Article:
Arabs and ultra-Orthodox Jews: getting ‘inside’ Israel’s lost tribes

President Reuven Rivlin has repeatedly warned about the “tribalization” of Israeli society and politics for good reason.

PRESIDENT REUVEN Rivlin has repeatedly warned about the ‘tribalization’ of Israeli society and politics and for good reason. (photo credit: REUTERS)
PRESIDENT REUVEN Rivlin has repeatedly warned about the ‘tribalization’ of Israeli society and politics and for good reason.
(photo credit: REUTERS)
Israel is holding its second parliamentary election within the span of less than five months today. It has been an ugly campaign, short on substance and long on social media-fueled personal attacks. Underlying this election, however, are real and existential issues which will determine the future character of the country. Most Israelis are less concerned today about the status of a possible future two-state solution – to what everyone here calls “the conflict” – and more concerned about the increasingly divisive internal schisms within society.
President Reuven Rivlin has repeatedly warned about the “tribalization” of Israeli society and politics for good reason – voting patterns are remarkably aligned with ethnic and religious identity, and the discourse between the various “tribes” has become increasingly verbally violent. When one adds the future impact of demographic shifts, it is not difficult to imagine a future Israel in which a majority of citizens (Israeli-Arabs and ultra-Orthodox Jews) will not be Zionist by definition and, as importantly, may not be invested in the state, its governing institutions and their obligation to play a constructive role in maintaining a society in which everyone plays by the same rules.
Israelis have always managed to unite in the face of existential external threats over the decades. This is still the case, for example, regarding the real threat of Iranian and Iranian-sponsored missiles and unconventional weapons. Today, however, many of Israel’s leaders (including much of the IDF’s top echelon) consider domestic societal fragmentation and the potential civil unrest it may engender as a more significant threat to the future of the country.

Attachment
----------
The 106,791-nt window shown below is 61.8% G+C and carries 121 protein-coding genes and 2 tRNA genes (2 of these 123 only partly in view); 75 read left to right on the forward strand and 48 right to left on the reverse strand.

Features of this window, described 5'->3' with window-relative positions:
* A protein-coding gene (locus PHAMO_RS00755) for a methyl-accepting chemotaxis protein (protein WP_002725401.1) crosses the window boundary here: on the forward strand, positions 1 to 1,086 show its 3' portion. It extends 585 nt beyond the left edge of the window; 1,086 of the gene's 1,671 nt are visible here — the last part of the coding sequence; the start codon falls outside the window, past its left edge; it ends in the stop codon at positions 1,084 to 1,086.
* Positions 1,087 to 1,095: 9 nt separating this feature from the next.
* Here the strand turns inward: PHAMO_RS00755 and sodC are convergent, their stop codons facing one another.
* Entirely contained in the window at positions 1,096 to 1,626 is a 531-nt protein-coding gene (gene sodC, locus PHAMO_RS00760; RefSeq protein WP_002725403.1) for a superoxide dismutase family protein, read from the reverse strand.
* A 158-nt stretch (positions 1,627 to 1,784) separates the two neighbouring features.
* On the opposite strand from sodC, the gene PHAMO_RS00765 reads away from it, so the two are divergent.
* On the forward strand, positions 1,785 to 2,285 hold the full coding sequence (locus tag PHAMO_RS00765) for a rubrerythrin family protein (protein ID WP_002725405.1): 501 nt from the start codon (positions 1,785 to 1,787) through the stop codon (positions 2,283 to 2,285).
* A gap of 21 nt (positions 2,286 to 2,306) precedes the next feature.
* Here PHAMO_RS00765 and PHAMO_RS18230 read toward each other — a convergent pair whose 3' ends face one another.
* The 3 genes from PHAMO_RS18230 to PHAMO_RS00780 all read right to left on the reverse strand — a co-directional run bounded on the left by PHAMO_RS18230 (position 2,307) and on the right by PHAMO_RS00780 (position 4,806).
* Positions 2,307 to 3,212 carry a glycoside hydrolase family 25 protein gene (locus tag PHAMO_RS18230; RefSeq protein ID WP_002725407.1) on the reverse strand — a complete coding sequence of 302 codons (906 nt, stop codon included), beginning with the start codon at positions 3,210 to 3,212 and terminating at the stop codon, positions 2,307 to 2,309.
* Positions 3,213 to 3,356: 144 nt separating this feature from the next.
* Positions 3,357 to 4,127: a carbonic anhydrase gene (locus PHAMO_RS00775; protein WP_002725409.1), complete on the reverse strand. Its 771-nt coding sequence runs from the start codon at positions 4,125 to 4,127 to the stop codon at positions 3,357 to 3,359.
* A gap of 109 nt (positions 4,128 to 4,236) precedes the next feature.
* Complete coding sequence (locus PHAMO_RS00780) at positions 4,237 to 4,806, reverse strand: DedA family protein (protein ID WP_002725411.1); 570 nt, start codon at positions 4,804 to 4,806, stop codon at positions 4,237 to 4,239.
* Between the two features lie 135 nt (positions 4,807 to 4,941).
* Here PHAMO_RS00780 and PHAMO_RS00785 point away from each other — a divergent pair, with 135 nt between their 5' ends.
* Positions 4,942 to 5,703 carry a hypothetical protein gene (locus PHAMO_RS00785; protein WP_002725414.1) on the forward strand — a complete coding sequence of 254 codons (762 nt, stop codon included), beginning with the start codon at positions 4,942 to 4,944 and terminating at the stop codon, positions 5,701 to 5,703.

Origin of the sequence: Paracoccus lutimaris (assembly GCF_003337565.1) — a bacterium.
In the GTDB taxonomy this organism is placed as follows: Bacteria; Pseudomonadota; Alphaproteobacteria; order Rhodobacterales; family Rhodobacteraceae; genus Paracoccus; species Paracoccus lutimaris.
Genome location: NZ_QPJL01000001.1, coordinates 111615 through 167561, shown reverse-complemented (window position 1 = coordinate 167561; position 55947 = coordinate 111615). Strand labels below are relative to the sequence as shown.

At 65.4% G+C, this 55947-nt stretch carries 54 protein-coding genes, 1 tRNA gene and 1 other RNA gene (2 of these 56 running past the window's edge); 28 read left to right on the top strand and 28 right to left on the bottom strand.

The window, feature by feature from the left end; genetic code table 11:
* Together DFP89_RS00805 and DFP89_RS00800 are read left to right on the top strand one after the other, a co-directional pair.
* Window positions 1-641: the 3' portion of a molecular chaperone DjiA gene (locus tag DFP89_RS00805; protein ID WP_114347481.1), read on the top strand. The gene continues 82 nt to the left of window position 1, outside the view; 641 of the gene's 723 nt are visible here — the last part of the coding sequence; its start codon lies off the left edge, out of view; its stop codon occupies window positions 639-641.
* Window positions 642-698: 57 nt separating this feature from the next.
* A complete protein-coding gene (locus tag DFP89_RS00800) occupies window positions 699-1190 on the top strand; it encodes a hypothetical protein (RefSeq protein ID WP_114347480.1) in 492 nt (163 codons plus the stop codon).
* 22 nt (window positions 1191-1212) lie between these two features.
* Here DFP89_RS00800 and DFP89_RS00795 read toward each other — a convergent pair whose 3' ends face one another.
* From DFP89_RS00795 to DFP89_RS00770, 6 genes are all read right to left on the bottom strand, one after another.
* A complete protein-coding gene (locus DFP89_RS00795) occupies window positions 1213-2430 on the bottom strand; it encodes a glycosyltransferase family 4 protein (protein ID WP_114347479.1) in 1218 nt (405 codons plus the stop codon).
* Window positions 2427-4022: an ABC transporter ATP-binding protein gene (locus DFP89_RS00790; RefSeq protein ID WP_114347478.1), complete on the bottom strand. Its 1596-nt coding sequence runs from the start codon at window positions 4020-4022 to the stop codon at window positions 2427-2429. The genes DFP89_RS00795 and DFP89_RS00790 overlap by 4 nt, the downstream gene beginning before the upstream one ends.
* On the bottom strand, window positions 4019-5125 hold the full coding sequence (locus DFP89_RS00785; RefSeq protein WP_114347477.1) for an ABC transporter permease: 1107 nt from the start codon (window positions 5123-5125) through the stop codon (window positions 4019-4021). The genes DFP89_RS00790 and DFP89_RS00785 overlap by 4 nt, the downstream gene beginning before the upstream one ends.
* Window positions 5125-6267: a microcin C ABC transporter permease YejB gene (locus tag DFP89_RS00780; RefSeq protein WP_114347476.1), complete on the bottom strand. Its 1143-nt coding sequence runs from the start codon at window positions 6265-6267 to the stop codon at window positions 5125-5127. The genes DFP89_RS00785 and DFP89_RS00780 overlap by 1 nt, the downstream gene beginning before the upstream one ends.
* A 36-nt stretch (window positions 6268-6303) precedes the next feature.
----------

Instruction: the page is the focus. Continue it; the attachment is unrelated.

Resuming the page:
Over the past two years, a cross-section of current and former top Israeli political and military leaders, business executives and social activists have formed a working group and fashioned a uniquely Israeli “inside out” response to the threat of societal fragmentation. The common animus of the group, which was founded by former education minister Shai Piron, is an understanding that repeatedly in the past – such as the dissolution of the independent Hasmonean Jewish state; the sacking of Jerusalem by Roman legions in the year 70 CE; and the death of over half a million Jews at the hands of Emperor Hadrian’s legions during the second great revolt in 132 CE – the demise of Israel has resulted partially from internal strife between communities of Jews that could not find sufficient common ground, as well as the resulting hijacking of the national agenda by extremist elements, who then placed an independent Jewish state in direct and ultimately fatal conflict with the great powers of the day.
The working group – called “Pnima,” meaning “within us” and taken from the Israeli national anthem “Hatikva” – aims to create a centrist and inclusive national dialogue of reconciliation. The Pnima founders, recognizing the limitations of working within a society without a constitution, take their inspiration directly from the Israeli Declaration of Independence, which states that Israel “will ensure complete equality of social and political rights to all its inhabitants irrespective of religion, race or sex; it will guarantee freedom of religion, conscience, language, education and culture.”